Andrew Faulkner in this morning’s The Australian reports that former SACA ECO, Mike Deare, says that SACA members are being ‘ripped off’ by the proposed deal with the SMA, the SANFL and the State Government. (See the full article here: Mike Deare in this morning’s Oz
In his view the value of the Adelaide Oval is at least $400m on top of which you have the Adelaide Oval brand, a signature for the city which he describes as ‘the place that people know about South Australia’. He says its value is ‘priceless..worth a fortune.’
By speaking out, Deare breaks the conga line of cheerleaders for the proposal that have presented themselves for the Sunday Mail and The Advertiser over the past two months – from ex Prime Ministers to pensioners, where each day it seems another luminary gets their 15 mins of fame on the topic.
As CEO of the SACA until late in the piece before the deal with the AFL and SANFL and Government was announced in 2009, no doubt this assessment of the value of the SACA’s assets, being sold out in this deal for $85m, is based on a detailed assessment of the oval’s and the SACA’s value done at that time, something his successor, John Harnden, and continuing President Ian McLachlan have chosen not to divulge to their members.
Let it not be forgot that while SACA is giving up value to make this deal happen – somewhere between $55m (as stated in the Information Booklet) and the $300m+ Mr Deare refers to, the SANFL is giving up nothing.
Kryztoff understands a number of members have become very frustrated over the past few weeks, as the vote day draws near, by their failure to secure answers to questions asked from either the SACA or the SMA on important matters. It is not clear whether those organisations have received legal advice that suggests providing information beyond that contained in the SACA Information Booklet (as little as there was) may give rise to issues later on, but whatever, the frustration is as much about the rudeness in their lack of any response as it is about what any answer may entail. As a result votes that may have been cast for the proposal are now going against it.
Indeed, much head line material has been used by the media, SACA and the cheerleaders using ‘authorities’ to justify their position but none of the reports they refer to have ever been made public. So here is a list of those reports and documents that ought to have been made public for proper scrutiny but haven’t.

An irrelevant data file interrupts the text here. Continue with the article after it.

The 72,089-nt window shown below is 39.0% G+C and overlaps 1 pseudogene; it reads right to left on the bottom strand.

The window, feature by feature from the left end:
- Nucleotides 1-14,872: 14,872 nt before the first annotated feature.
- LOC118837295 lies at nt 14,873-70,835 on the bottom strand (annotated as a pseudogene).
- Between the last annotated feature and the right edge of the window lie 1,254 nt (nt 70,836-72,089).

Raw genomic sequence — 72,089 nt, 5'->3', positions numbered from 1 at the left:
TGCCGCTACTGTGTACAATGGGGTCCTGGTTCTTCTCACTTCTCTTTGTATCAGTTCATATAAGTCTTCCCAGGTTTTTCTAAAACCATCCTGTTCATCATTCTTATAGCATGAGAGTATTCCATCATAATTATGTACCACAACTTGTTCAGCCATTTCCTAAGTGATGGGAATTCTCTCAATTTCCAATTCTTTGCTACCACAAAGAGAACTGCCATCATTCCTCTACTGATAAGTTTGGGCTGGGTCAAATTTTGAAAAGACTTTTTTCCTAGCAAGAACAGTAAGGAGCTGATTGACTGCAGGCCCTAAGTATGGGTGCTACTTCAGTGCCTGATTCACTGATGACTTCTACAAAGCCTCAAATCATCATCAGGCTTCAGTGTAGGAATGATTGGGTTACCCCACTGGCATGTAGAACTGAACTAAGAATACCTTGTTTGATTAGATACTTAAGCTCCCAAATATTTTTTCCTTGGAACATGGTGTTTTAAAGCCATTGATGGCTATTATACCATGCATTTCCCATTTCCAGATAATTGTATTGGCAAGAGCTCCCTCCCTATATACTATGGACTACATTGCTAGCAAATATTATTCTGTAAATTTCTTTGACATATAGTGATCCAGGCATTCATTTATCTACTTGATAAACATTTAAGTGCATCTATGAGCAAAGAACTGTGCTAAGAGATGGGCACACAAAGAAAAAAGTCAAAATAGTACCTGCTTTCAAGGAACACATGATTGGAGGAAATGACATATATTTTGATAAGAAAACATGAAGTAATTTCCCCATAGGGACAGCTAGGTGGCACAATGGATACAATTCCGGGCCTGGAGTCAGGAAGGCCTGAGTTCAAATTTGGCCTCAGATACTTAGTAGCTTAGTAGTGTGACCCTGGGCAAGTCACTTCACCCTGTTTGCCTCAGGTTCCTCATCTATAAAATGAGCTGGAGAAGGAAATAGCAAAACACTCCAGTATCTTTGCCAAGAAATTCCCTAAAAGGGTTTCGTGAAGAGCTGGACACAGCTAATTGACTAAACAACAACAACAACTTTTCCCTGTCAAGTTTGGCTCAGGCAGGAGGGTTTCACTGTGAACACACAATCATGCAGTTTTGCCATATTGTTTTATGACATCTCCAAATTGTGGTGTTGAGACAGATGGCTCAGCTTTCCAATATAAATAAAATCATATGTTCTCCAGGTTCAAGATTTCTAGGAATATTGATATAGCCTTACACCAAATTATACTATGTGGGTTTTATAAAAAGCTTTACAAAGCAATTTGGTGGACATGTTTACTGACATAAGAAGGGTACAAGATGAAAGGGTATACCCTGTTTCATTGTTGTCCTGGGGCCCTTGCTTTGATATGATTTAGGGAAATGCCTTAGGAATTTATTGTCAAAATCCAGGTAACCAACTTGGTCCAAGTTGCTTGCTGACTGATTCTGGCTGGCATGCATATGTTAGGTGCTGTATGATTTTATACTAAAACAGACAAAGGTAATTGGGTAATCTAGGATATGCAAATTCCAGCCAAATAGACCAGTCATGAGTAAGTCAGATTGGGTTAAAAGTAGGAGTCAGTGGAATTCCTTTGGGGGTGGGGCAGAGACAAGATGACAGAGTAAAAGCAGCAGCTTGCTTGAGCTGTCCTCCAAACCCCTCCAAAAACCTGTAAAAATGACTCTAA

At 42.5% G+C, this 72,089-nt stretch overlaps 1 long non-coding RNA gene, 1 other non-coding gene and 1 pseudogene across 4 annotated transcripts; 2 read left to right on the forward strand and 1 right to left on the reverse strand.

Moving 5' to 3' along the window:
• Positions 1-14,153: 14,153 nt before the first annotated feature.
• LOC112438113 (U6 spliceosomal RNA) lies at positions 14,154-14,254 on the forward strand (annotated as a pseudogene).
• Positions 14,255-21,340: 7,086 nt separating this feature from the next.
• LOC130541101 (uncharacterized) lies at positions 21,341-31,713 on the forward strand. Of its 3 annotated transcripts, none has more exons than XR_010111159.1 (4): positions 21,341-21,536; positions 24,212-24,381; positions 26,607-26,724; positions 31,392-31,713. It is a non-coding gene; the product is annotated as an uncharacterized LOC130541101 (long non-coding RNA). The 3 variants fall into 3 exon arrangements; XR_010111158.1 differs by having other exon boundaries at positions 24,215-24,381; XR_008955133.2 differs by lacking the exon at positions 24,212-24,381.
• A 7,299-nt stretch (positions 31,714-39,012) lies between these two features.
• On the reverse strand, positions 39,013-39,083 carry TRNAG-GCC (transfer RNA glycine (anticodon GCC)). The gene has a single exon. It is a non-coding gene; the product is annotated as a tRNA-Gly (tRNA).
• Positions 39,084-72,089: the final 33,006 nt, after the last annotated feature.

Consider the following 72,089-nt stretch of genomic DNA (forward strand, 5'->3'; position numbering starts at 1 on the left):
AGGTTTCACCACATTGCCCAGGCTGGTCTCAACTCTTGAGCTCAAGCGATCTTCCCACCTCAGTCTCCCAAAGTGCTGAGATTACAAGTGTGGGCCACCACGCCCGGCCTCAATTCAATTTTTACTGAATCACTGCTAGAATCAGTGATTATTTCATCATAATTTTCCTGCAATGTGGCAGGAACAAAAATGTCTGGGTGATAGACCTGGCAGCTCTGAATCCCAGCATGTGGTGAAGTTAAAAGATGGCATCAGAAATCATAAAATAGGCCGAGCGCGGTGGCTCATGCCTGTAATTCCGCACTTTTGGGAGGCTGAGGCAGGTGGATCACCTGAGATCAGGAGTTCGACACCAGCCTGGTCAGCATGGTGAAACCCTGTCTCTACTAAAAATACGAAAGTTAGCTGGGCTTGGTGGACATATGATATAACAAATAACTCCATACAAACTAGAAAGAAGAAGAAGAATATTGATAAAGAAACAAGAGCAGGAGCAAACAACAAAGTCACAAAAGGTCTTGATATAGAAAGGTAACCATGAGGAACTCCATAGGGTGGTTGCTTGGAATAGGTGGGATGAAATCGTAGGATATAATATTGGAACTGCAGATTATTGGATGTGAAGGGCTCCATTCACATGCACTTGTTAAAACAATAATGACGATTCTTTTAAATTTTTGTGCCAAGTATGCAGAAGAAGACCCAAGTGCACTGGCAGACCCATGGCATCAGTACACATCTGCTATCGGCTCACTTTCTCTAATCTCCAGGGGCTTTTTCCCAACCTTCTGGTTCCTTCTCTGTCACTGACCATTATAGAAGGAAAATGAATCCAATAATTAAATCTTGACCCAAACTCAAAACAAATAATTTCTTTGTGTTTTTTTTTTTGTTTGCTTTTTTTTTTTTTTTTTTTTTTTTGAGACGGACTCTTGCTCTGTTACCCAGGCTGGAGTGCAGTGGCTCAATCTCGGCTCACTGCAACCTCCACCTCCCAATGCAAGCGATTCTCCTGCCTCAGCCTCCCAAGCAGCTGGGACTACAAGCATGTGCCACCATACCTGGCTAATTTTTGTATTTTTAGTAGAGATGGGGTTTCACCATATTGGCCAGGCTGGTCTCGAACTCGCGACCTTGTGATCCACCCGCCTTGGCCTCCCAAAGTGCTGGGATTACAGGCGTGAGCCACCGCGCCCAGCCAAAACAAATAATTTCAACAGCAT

* SA Centre for Economic Studies Report claiming $110m worth of economic benefits to the CBD
* Ernst & Young due diligence report on the financial model referred to in the SACA Information booklet
* Detailed costings that justify the $535m price tag being applied to the development, including details on how much all this publicity is costing and how much it will cost to fix the defects of the western grandstand
* Pro forma financial Statements of both the SACA and the SMA as to how they will trade post any development proceeding, including the costs of laying and removing the drop in pitches
* Draft licence and lease agreements from SA Government to SMA and SACA (that also explain how the Adelaide City Council gets written out of the equation)
* Ernest & Young valuation on the licence the SACA is to receive
* Valuation that justifies the $140-150m figure on the SACA assets been given over in this transaction
* Independent valuation on the SACA’s interest in the oval – that is one that may justify Mike Deare’s figure of $400+
* Business plan provided to the State Government and ACC that showed how the SACA could meet its debts on the Western Oval grandstand
As Kryztoff has pointed out previously, were SACA a company, this proposal would have required all this information to be presented in an Information Memorandum worthy of the name. Using its status as an incorporated entity under the Associations Incorporation Act has allowed the SACA to justify this minimalist stand under the fog of a massive PR campaign and a ‘trust us’ approach to its members that is starting to reek of paternalism and as noted above is not going down well.
So the question remains – why won’t the SACA and the SMA make this information available to its members and the public?
Another question worth asking is this. Why is the SACA running full page ads in The Advertiser and Sunday Mail – cost around $20,000 each – when the only people who vote on this are 20,000 SACA members for most of whom the SACA has their direct email address (and are now spamming it every few days) and they could do another mail out direct to them all for a very great deal less cost than those ads.
Check out all our articles in Kryztoff’s April edition at Kryztoff’s April Edition including:
* Interview with Alex and Allyson Grey at the Rainbow Serpent Festival
* Profile and interview with Rachel Sanderson, MP for Adelaide
* Fashion profiles of both Chasel Nel and Cameo
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